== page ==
How to Customize Mac Terminal

The more you use Mac’s Terminal application, you will begin to learn little tricks that save time and make things easier while using it. Customizing Terminal can be one thing that can really help you out.

Not only can it make things easier to read and more comfortable to use but customizing color schemes, fonts, and other things can make it more exciting to use your newfound tool or your old reliable tool if you are a longtime user.

You can customize Terminal using pre-existing Terminal profiles, or you can even create your own.

My name is Eric, and I am no stranger to using command line tools like Terminal. When you use them regularly, it is nice to be able to customize the settings, not only to make them easier to use but to put your own touch on them. 

I have done this many times, and I can show you how. So, if you want to make your Terminal sessions more efficient, easier, and maybe just a little more interesting, keep reading below.

Preset Profiles

If you’re tired of that plain old black and white look that is Terminal’s default theme or profile, you can quickly change it up. The Terminal application provides several preset profiles that you can change to, and in a matter of seconds, you can have a whole new look.

Just follow the steps below to try them out.

Step 1: Open the Terminal Application

You can start up the Terminal app using your preferred method.

Step 2: Open Terminal Settings

From the Terminal menu, click on Terminal and then Settings.

Step 3: Click on the Profiles tab.

Step 4: Select the profile you would like to use.

Double-click on a profile you would like to use, and a Terminal window will start up with that particular profile.

Create Your Own Profile

If, after going through Terminal’s preset profiles, you can’t find anything that fits all of your wants, you can take one that is close to what you are looking for and modify it to fit your desire. 

If you want to start from scratch, just start with the Basic default and make all the modifications you want until you are satisfied.

You also don’t have to feel like you must stick with just one theme. You can create one, save it, create others, and switch between them whenever you like. Create your own profiles using the following steps.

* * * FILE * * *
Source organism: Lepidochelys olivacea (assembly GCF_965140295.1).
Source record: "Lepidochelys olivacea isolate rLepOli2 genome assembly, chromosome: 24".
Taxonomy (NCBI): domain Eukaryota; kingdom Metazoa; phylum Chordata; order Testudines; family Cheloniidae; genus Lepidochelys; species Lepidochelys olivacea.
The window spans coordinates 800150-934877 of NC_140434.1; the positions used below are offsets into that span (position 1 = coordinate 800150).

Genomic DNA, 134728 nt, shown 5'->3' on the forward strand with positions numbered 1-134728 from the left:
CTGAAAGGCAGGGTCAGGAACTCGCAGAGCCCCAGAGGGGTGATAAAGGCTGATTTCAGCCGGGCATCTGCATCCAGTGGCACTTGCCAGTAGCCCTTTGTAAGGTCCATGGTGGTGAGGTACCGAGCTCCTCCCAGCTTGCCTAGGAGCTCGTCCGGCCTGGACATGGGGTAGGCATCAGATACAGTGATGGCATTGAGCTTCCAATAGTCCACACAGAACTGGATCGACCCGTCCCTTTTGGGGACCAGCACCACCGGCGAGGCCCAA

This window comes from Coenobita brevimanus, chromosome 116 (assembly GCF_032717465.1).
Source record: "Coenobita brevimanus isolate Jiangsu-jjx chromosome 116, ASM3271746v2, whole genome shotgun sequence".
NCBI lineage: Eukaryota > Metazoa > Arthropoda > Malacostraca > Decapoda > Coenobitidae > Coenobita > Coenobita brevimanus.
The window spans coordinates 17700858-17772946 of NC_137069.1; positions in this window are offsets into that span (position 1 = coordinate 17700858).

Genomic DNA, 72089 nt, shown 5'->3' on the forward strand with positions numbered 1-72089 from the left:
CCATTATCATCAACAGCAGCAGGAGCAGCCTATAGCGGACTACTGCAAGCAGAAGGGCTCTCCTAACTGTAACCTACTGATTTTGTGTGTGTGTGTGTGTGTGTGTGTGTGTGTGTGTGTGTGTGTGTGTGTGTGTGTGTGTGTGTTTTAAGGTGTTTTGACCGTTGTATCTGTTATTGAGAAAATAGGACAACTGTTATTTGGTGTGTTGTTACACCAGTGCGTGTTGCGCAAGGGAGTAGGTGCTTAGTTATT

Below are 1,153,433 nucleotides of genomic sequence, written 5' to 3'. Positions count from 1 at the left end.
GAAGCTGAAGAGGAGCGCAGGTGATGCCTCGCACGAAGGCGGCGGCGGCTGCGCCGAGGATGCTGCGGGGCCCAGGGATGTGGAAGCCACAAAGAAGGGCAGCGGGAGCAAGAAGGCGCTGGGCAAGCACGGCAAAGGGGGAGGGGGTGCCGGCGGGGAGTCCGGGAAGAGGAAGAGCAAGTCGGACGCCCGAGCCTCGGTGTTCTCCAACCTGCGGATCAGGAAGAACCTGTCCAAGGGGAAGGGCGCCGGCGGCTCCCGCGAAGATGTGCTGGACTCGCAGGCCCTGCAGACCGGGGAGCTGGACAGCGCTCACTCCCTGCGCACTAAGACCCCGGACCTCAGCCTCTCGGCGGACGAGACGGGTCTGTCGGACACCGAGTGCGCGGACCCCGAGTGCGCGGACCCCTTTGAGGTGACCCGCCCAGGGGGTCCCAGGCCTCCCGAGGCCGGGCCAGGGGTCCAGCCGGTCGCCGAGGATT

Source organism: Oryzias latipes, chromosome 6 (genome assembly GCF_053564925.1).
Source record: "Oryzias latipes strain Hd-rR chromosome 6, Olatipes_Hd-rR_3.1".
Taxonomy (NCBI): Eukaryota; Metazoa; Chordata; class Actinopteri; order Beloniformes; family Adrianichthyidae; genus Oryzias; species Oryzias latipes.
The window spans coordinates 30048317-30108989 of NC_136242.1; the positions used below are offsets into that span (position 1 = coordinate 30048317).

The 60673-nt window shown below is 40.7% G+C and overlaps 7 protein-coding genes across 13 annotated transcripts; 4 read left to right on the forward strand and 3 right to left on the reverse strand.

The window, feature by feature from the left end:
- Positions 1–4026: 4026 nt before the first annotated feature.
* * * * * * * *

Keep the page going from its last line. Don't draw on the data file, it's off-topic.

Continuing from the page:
Step 1: Go to Terminal profiles

Use the same steps 1 – 3 as above to get to Terminal’s profile settings.

Step 2: Select a profile

Click on a profile close to what you are looking for; if you want, you can just start with the Basic default profile.

If you want to start from scratch (the basic profile), click on the + symbol in the lower-left corner of the window.

Suppose you would like to use an existing profile and modify it. Select the profile and then click on the dropdown menu at the bottom of the profiles. Then select Duplicate Profile.

Enter a new name for the profile.

Now you have a new profile that you can modify to suit your own preferences.

Step 3: Adjust Text settings

You can adjust any settings you would like to change. Here you can adjust the background color, background image, Font type, size, color, and other text settings.

You can also click on the other tabs to change some of the settings that will affect the behavior of the Terminal window. If you are unsure of any settings, you can always click on the question mark in the lower right corner of the window for a description of the settings.

You can experiment with any or all of the settings. They will be saved as you change them. Whenever you want to test your settings, double-click on your new profile, which will open a Terminal session with your profile and its settings.

Setting Your Default Profile

Once you have decided upon a specific profile or created one that you like, you may want to set it as the default profile so that it is used whenever you start a Terminal session. Follow the steps below to set a profile as your default.

Step 1: Click on the General Tab

If you still have Terminal settings open, click on the General tab to get to the default settings.

Step 2: Select the Default profile

Select the profile that you wish to make your default.

Step 3: Close all Terminal sessions and settings windows

For the default setting to take effect, you must close all open terminal sessions and settings windows.

Step 4: Start Terminal

Start Terminal again, and it should use your new default profile.

Changes to Your Shell Profile

We have seen how changes made at the Terminal settings level can make a difference in how your command line sessions look, but you can also make changes directly from the command line that will change how things look with the input and output of your window.

You can change things such as the command prompt characters and their color. The color of the text output on the command line can be changed, and you can even set up specific commands to provide output that is easier to read and interpret.

These settings are in the .zshrc (for Z shell) file, located in your home directory. Many settings can be placed there, affecting your command prompt, colors, and other input/output settings.

There are too many to list here, but below, we will go over just a few that can be used to quickly enhance your command line experience in Terminal.

Change the Command Prompt